(Natural News) People all over the world are struggling with the effects of living with air pollution for a long time. Understandably, this is a cause for everyone affected — in 2017, a white paper by the World Health Organization (WHO) on noncommunicable diseases (NCDs) attributed 12.6 million deaths each year to factors that were found in the environment. Of these “environmental factors,” the study identified air pollution (both ambient and household) as the leading cause of environmentally triggered NCDs, followed by second-hand smoke, and chemical exposure.
However, fully understanding how air pollution impacts human health requires further studies to be done in areas where it is rampant and diverse, according to an article published in the journal The Lancet Planetary Health. The piece, penned by Cathryn Tonne of the Centre for Research in Environmental Epidemiology (CREAL) in Barcelona, Spain, commented on a recent report that speculates that acute exposure to particulates present in air pollution heightens that risk of disease and death in low and middle-income countries (LMIC).
The previous study conducted by Katherine Newell and her team add even more to the growing evidence that link air pollution with each major organ system. “Previous systematic reviews have yielded convincing evidence of the effect of short-term exposure to particulate matter on cardiorespiratory mortality and hospital admissions, including for myocardial infarction, heart failure, and stroke,” explained Tonne, who is also a professor at Pompeu Fabra University in Spain. (Related: Air pollution linked to anxiety symptoms covered up by mind-damaging psych drugs.)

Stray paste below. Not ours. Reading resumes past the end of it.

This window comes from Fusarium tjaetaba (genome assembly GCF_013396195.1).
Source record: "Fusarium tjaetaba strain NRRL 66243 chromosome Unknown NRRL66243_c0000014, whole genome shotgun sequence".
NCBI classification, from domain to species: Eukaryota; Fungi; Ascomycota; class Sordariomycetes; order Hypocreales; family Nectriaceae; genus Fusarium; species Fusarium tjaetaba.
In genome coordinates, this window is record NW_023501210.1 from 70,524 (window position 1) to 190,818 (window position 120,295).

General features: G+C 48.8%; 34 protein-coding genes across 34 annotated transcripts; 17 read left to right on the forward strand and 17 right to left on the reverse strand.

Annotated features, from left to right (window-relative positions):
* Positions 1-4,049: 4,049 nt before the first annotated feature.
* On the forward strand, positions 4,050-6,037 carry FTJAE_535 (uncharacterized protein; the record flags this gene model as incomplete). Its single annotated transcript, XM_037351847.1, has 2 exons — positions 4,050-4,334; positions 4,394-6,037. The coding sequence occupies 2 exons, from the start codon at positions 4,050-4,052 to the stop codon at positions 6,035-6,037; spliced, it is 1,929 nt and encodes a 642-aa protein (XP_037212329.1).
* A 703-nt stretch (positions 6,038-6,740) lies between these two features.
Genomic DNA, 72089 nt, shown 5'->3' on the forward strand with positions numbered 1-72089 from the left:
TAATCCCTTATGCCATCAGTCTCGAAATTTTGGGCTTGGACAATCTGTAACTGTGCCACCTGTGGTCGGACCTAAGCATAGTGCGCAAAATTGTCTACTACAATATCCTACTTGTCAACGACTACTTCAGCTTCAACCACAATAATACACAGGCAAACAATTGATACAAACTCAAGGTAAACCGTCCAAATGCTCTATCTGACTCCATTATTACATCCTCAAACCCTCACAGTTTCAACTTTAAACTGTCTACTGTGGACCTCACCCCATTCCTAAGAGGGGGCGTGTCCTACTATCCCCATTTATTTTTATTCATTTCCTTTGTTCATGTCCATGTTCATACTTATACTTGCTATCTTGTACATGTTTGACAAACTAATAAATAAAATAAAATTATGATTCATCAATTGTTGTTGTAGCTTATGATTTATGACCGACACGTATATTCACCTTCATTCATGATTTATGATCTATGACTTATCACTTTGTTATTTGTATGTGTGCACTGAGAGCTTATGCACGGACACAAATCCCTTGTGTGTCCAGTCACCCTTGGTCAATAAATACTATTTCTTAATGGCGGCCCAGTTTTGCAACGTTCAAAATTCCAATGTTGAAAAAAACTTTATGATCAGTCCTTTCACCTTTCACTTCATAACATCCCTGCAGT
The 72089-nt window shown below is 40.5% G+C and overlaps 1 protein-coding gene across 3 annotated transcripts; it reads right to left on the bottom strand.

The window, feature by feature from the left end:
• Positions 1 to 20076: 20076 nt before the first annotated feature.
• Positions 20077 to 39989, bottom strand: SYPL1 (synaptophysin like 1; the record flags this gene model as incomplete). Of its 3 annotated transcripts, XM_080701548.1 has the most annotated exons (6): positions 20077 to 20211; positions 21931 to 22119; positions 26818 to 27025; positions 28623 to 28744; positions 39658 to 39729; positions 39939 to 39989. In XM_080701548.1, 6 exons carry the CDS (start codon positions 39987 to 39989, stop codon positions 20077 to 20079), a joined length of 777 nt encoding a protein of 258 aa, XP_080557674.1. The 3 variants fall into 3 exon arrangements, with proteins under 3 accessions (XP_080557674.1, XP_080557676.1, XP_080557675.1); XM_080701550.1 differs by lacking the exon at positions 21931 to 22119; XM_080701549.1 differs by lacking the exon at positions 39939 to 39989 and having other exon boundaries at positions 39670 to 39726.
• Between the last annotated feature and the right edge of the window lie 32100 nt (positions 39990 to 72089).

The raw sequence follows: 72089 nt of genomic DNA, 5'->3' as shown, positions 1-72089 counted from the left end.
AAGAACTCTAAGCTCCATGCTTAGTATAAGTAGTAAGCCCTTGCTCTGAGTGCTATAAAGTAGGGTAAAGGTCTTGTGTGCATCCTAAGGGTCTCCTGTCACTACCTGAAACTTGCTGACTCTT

In that study, the research team found that increased exposure to 10 micrograms per cubic meters (?g/m3) in particulate matter measuring 2.5 micrometers (PM2.5) was linked to an upswing of instances of cardiovascular disease in LMICs. The same association was noted for PM10 as well.
The article points out the limited studies that have been done regarding the effects of long-term pollution in LMICs. There were 91 studies that fit the criteria; however, only four investigated long-term effects of air pollution, and their results used PM10 as a baseline. Moreover, the noted studies were time-series studies and case-crossover studies that correlated daily levels of pollution and incidences of death or hospital admissions. The previous research also highlights the scarcity of studies that link long-term exposure to PM2.5 particulates with cases of cardiorespiratory mortality and morbidity in areas beyond North America and Western Europe.
“Ambient monitoring is less available in LMICs than in high-income countries, and what is available, rarely covers rural areas,” she explains in the report. “Additionally, LMICs tend to have a greater diversity of local sources of air pollution (e.g., crop and trash burning, biomass-fuel use, and culturally specific sources), which are difficult to capture with routinely available land-use or remote-sensing data.”
In particular, this lack of research in LMICs is one of the constraints of the Global Burden of Disease study in accurately determining how much does air pollution contributes to the development and spread of disease. The article underscores the need for more “direct epidemiological evidence” between long-term exposure to air pollution and its effects on the human body. While the previous study evaluated the effects of short-term exposures, this may provide a limited explanation of how pollution fully impacts cardiorespiratory health.
Tonne propounds future studies to further analyze the relationship between long-term exposure to particulates and its effects on LMICs.
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